Auctions: Buying into the Russian market

Russia's most famous marine painter, Ivan Konstantinovich Aivazovsky (1817-1900), leads with an oil on canvas of Mount Ararat.

November 24, 2005 22:40
4 minute read.
buying into russian market 88

buying into russ market8. (photo credit: )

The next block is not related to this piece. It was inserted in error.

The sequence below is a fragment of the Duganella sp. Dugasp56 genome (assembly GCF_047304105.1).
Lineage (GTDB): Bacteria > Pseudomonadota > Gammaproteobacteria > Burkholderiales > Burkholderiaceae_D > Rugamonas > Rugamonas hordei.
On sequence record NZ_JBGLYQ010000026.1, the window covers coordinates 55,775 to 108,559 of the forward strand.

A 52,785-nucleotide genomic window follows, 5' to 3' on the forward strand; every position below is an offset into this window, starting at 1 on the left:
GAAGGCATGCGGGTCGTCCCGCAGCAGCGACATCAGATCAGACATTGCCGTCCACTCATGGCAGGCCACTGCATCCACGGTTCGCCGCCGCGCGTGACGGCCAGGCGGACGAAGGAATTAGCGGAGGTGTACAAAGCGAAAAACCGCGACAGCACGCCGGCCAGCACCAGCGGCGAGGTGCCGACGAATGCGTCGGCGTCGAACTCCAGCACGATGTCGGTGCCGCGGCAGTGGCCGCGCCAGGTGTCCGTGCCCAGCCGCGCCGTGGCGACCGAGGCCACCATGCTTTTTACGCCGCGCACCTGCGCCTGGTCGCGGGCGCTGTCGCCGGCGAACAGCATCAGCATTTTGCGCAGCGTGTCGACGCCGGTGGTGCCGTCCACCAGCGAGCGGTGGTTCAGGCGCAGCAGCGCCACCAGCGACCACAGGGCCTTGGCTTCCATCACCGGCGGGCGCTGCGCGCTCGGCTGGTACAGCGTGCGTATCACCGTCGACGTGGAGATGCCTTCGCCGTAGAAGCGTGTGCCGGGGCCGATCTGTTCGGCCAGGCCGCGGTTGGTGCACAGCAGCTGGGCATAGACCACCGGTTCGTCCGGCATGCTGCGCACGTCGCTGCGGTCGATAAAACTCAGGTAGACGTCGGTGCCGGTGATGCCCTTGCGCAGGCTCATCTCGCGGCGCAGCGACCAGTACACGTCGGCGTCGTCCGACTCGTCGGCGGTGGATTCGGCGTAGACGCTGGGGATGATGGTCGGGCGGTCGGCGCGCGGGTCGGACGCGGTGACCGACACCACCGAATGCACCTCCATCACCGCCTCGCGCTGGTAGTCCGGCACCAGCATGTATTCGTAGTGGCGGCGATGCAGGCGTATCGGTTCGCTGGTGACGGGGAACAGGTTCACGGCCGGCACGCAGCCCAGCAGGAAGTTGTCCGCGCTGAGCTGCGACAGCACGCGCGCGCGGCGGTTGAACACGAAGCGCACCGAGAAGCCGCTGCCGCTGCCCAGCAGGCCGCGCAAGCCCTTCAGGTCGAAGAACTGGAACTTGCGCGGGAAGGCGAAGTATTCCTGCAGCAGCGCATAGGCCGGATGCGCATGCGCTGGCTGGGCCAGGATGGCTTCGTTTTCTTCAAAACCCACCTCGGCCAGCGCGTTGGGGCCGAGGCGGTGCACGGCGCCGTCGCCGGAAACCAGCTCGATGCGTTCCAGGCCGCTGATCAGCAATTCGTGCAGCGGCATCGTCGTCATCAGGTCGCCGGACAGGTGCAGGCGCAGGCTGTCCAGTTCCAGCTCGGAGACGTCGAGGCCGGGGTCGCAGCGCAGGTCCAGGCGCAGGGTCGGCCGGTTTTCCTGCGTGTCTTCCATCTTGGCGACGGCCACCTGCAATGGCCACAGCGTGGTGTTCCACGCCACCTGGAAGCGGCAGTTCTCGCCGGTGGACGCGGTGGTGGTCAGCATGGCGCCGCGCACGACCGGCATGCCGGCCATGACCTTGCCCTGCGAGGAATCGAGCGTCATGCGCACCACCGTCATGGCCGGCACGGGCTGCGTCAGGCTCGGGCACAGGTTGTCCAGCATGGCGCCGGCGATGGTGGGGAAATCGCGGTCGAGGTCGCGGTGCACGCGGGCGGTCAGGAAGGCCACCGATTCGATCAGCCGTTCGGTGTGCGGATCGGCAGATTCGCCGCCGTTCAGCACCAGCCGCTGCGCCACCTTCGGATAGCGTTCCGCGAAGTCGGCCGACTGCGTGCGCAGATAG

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Sotheby's 400-lot Russian sale in London on Thursday, December 1, contains 220 pictures, including nine by Aivazovsky and others by Mashkov, Korovin, Konchalovsky, Repin and Bakst; and abstract sketches by Malevich from the Rothschild Collection. Russia's most famous marine painter, Ivan Konstantinovich Aivazovsky (1817-1900), leads with an oil on canvas of Mount Ararat painted a year after the artist undertook a perilous trip to Armenia in 1868 ( 450,000- 650,000). Also with a hefty estimate is The Picnic, 1922, estimated at 200,000- 300,000, one of a group of works by Russian impressionist Konstantin Alexeevich Korovin (1861-1939) to be offered in the sale. Ilya Ivanovich Mashkov's (1881-1944) oil on canvas Still Life with Flowers has never before been seen at auction. Mashkov, like Petr Petrovich Konchalovsky (1876-1956), was a founding member of the Moscow-based avant-garde movement Bubnovy Valet or "Jack of Diamonds" group ( 200,000- 300,000). Petr Petrovich Konchalovsky's (1876-1956) Red Haired Nude at the Mirror, 1928, estimated at 220,000- 280,000, is being sold by the artist's grandson. Konchalovsky was educated at the Acad mie Julien in Paris, the Stroganov Art and Technical Institute in Moscow and the St. Petersburg Academy of Art, and was also greatly influenced by French Post-Impressionism. The sale also includes paintings by Vasili Dmitrievich Polenov (1844-1927), Boris Dmitrievich Grigoriev (1886-1939), Albrecht Adam (1786-1862) and works from the James Theakston and Rothschild Family private collections. Venice, painted by Polenov in 1897, can be seen as one of the most important landscapes painted by the artist outside Russia. Polenov was one of Russia's most faithful adherents to plein air painting, developed in France by the Barbizon school - an approach that paved the way for Impressionism ( 200,000- 300,000). One of the most impressive pictures in the sale is The Commissar, 1921, by Grigoriev, an avant-garde work possibly from his series Liki Rossii (Faces of Russia), painted when he was living in Paris alongside fellow migr artists like Vasily Shukhaev ( 80,000- 120,000). Battle at Vitebsk, by the renowned painter of battle scenes and horses Albrecht Adam, was one of 16 paintings commissioned by Maximilian, Duke of Leuchtenberg, in 1841, and is estimated at 275,000- 325,000. Also by Adam is a set of 10 watercolors depicting scenes from the Russian Campaign of 1812 ( 120,000- 150,000). Highlights from the collection of Russian-born James Theakston (1866-1932) include Konstantin Andreevich Somov's (1869-1939) watercolor on paper Carnival ( 40,000- 60,000); Sergei Arsenevich Vinogradov's (1869-1938) oil on canvas At the Dacha in Summer ( 50,000- 70,000) and Mstislav Valerianovich Dobuzhinsky's (1875-1957) set design for Tatiana's room from Evgeny Onegin ( 5,000- 7,000). Theakston fled the Revolution to Denmark and retrieved his collection by offering the Soviets a splendid landscape by Russian Jewish 19th-century painter Isaac Levitan. Highlights from the Rothschild Family Collection include two early pencil on paper works by Kasimir Malevich (1878-1935), both estimated at 10,000- 15,000; and Alexandra Exter's (1884-1949) quite marvelous Design for a Puppet (Longhi I), estimated to fetch 20,000- 30,000. The "works of art" lots in the separate catalogue include not only works by Faberg , but also Imperial porcelain and icons. A pair of Imperial porcelain vases, circa 1840 and the period of Nicholas I (1825-1855), are 93.5 cm tall and estimated at a whopping 600,000- 800,000. These lots are a monument of sorts to the worst of Russian taste.

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